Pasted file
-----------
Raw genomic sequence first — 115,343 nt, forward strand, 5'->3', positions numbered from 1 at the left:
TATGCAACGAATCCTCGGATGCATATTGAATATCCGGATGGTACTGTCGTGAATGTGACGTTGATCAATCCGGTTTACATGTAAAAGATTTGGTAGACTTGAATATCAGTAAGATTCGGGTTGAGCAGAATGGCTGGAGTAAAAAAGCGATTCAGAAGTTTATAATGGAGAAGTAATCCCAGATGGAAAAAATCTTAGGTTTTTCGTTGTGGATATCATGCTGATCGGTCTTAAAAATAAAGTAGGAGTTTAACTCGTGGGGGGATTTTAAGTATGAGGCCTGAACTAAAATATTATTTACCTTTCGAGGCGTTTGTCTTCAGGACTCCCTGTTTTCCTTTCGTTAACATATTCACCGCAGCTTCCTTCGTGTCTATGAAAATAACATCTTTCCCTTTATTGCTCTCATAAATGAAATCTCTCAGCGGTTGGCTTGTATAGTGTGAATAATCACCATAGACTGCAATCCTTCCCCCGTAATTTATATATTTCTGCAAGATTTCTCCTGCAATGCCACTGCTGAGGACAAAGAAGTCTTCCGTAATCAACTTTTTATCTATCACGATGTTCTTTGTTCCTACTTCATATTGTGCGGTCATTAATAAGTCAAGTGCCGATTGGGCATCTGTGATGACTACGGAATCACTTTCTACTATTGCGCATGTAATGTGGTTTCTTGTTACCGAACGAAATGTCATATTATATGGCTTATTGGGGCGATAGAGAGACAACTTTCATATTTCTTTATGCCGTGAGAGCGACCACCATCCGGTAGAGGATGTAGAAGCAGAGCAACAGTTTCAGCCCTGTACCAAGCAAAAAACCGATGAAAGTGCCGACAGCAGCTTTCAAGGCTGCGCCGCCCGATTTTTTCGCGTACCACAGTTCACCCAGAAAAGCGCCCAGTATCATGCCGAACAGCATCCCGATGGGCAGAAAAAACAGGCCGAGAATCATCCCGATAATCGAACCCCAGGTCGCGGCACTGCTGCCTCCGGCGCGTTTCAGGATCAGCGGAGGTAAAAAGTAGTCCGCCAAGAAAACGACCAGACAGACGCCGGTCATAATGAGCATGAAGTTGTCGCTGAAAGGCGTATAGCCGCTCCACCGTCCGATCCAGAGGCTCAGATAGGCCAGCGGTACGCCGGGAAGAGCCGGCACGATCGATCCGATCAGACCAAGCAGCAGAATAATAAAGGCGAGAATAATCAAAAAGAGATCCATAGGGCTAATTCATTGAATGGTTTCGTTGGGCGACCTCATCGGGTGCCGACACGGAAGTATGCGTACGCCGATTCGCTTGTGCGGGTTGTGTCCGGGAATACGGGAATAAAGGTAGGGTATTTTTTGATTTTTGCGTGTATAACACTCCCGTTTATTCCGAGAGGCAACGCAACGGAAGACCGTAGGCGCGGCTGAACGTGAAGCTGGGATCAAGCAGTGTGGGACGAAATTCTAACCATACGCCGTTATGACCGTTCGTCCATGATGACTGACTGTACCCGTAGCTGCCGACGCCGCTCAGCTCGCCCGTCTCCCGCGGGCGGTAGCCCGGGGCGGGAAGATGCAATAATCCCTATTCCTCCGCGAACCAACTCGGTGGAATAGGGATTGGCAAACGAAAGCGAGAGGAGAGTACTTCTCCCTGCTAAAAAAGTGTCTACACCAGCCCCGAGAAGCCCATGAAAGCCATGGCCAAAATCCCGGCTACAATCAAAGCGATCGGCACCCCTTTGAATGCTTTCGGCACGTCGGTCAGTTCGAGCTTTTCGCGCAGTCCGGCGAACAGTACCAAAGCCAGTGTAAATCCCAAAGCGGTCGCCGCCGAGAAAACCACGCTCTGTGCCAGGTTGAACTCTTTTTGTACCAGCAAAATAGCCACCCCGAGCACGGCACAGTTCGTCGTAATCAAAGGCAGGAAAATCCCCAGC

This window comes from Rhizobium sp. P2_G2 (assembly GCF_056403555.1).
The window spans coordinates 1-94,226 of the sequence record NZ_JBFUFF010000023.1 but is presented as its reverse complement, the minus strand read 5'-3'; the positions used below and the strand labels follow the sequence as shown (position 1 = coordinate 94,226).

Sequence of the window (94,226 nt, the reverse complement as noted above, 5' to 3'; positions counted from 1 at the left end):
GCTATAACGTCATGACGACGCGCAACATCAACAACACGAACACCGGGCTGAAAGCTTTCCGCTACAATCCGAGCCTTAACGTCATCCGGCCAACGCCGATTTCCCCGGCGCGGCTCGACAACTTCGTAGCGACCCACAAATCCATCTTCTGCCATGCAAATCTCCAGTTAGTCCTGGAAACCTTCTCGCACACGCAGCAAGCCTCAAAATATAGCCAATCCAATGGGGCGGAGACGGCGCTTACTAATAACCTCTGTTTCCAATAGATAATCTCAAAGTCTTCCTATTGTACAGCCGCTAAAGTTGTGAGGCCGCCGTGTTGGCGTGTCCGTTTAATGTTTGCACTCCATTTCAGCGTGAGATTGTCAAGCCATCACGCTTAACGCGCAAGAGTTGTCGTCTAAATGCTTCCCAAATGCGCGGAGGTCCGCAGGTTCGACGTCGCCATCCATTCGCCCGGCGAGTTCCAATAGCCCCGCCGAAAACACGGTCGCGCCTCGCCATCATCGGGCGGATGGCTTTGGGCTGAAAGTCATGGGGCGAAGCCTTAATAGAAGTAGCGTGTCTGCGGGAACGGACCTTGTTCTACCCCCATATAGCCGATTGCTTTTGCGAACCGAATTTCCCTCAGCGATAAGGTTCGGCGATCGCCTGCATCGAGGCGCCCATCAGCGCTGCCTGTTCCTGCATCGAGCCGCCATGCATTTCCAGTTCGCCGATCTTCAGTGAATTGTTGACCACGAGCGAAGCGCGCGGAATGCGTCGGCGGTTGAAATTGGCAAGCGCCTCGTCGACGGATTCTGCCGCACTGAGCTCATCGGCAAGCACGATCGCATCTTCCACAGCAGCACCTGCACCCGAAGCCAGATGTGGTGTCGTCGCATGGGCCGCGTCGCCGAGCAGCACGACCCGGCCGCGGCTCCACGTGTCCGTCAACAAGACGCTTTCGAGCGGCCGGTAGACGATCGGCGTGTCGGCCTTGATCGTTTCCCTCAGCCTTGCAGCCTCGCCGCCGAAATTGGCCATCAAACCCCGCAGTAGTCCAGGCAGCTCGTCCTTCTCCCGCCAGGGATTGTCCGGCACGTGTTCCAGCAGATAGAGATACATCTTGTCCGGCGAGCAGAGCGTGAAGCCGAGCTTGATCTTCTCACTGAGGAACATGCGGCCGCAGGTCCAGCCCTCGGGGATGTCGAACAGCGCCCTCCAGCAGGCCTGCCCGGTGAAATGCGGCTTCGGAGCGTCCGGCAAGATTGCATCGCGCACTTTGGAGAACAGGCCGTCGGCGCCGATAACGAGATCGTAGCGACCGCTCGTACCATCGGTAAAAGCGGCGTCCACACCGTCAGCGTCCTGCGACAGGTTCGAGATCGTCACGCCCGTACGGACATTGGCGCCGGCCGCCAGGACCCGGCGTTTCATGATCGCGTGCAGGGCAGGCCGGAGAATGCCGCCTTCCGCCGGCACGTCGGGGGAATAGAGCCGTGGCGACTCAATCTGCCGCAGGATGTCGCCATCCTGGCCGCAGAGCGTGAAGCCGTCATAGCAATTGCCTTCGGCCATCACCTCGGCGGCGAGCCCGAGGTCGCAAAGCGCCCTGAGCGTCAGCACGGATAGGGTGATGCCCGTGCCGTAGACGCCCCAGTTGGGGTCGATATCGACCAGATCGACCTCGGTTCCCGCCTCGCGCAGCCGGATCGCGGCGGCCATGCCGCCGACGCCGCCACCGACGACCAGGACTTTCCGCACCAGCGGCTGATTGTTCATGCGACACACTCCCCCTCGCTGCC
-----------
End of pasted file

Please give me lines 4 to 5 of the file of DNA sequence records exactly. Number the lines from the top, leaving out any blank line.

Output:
The window spans coordinates 1-94,226 of the sequence record NZ_JBFUFF010000023.1 but is presented as its reverse complement, the minus strand read 5'-3'; the positions used below and the strand labels follow the sequence as shown (position 1 = coordinate 94,226).

Sequence of the window (94,226 nt, the reverse complement as noted above, 5' to 3'; positions counted from 1 at the left end):